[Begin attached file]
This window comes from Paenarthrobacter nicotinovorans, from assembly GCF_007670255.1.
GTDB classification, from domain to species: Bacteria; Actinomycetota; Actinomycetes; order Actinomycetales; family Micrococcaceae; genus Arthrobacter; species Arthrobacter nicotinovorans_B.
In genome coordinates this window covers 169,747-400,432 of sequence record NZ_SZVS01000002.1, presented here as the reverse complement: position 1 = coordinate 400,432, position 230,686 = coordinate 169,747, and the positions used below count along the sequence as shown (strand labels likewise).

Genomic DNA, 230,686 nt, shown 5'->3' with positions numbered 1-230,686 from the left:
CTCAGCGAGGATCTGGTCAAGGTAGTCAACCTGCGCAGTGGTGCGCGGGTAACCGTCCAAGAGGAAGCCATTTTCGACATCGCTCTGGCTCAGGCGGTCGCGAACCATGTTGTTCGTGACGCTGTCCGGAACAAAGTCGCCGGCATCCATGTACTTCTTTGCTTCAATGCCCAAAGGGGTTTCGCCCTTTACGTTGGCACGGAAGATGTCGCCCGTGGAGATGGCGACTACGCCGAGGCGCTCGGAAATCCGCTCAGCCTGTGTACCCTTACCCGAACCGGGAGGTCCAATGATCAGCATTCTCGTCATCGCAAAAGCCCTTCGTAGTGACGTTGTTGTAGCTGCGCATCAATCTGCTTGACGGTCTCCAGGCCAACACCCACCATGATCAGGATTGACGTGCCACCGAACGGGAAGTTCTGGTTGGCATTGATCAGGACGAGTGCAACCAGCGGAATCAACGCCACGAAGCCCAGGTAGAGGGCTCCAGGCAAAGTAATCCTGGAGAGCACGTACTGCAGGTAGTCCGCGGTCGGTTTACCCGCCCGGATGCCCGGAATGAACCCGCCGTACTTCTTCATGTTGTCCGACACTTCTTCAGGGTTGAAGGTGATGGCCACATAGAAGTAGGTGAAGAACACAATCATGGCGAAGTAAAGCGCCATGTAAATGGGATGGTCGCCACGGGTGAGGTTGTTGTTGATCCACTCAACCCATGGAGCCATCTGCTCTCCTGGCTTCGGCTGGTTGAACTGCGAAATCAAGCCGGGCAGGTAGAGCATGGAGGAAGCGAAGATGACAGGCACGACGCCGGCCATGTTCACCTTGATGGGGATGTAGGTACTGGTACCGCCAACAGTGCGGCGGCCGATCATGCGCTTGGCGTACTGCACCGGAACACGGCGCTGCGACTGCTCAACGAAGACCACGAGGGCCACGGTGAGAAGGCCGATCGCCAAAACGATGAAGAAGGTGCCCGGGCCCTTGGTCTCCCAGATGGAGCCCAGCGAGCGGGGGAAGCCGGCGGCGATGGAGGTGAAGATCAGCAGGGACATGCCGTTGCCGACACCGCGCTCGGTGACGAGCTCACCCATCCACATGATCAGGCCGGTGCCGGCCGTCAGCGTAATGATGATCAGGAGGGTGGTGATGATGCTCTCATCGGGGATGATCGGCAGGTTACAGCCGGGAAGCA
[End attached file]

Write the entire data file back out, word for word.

This window comes from Paenarthrobacter nicotinovorans, from assembly GCF_007670255.1.
GTDB classification, from domain to species: Bacteria; Actinomycetota; Actinomycetes; order Actinomycetales; family Micrococcaceae; genus Arthrobacter; species Arthrobacter nicotinovorans_B.
In genome coordinates this window covers 169,747-400,432 of sequence record NZ_SZVS01000002.1, presented here as the reverse complement: position 1 = coordinate 400,432, position 230,686 = coordinate 169,747, and the positions used below count along the sequence as shown (strand labels likewise).

Genomic DNA, 230,686 nt, shown 5'->3' with positions numbered 1-230,686 from the left:
CTCAGCGAGGATCTGGTCAAGGTAGTCAACCTGCGCAGTGGTGCGCGGGTAACCGTCCAAGAGGAAGCCATTTTCGACATCGCTCTGGCTCAGGCGGTCGCGAACCATGTTGTTCGTGACGCTGTCCGGAACAAAGTCGCCGGCATCCATGTACTTCTTTGCTTCAATGCCCAAAGGGGTTTCGCCCTTTACGTTGGCACGGAAGATGTCGCCCGTGGAGATGGCGACTACGCCGAGGCGCTCGGAAATCCGCTCAGCCTGTGTACCCTTACCCGAACCGGGAGGTCCAATGATCAGCATTCTCGTCATCGCAAAAGCCCTTCGTAGTGACGTTGTTGTAGCTGCGCATCAATCTGCTTGACGGTCTCCAGGCCAACACCCACCATGATCAGGATTGACGTGCCACCGAACGGGAAGTTCTGGTTGGCATTGATCAGGACGAGTGCAACCAGCGGAATCAACGCCACGAAGCCCAGGTAGAGGGCTCCAGGCAAAGTAATCCTGGAGAGCACGTACTGCAGGTAGTCCGCGGTCGGTTTACCCGCCCGGATGCCCGGAATGAACCCGCCGTACTTCTTCATGTTGTCCGACACTTCTTCAGGGTTGAAGGTGATGGCCACATAGAAGTAGGTGAAGAACACAATCATGGCGAAGTAAAGCGCCATGTAAATGGGATGGTCGCCACGGGTGAGGTTGTTGTTGATCCACTCAACCCATGGAGCCATCTGCTCTCCTGGCTTCGGCTGGTTGAACTGCGAAATCAAGCCGGGCAGGTAGAGCATGGAGGAAGCGAAGATGACAGGCACGACGCCGGCCATGTTCACCTTGATGGGGATGTAGGTACTGGTACCGCCAACAGTGCGGCGGCCGATCATGCGCTTGGCGTACTGCACCGGAACACGGCGCTGCGACTGCTCAACGAAGACCACGAGGGCCACGGTGAGAAGGCCGATCGCCAAAACGATGAAGAAGGTGCCCGGGCCCTTGGTCTCCCAGATGGAGCCCAGCGAGCGGGGGAAGCCGGCGGCGATGGAGGTGAAGATCAGCAGGGACATGCCGTTGCCGACACCGCGCTCGGTGACGAGCTCACCCATCCACATGATCAGGCCGGTGCCGGCCGTCAGCGTAATGATGATCAGGAGGGTGGTGATGATGCTCTCATCGGGGATGATCGGCAGGTTACAGCCGGGAAGCA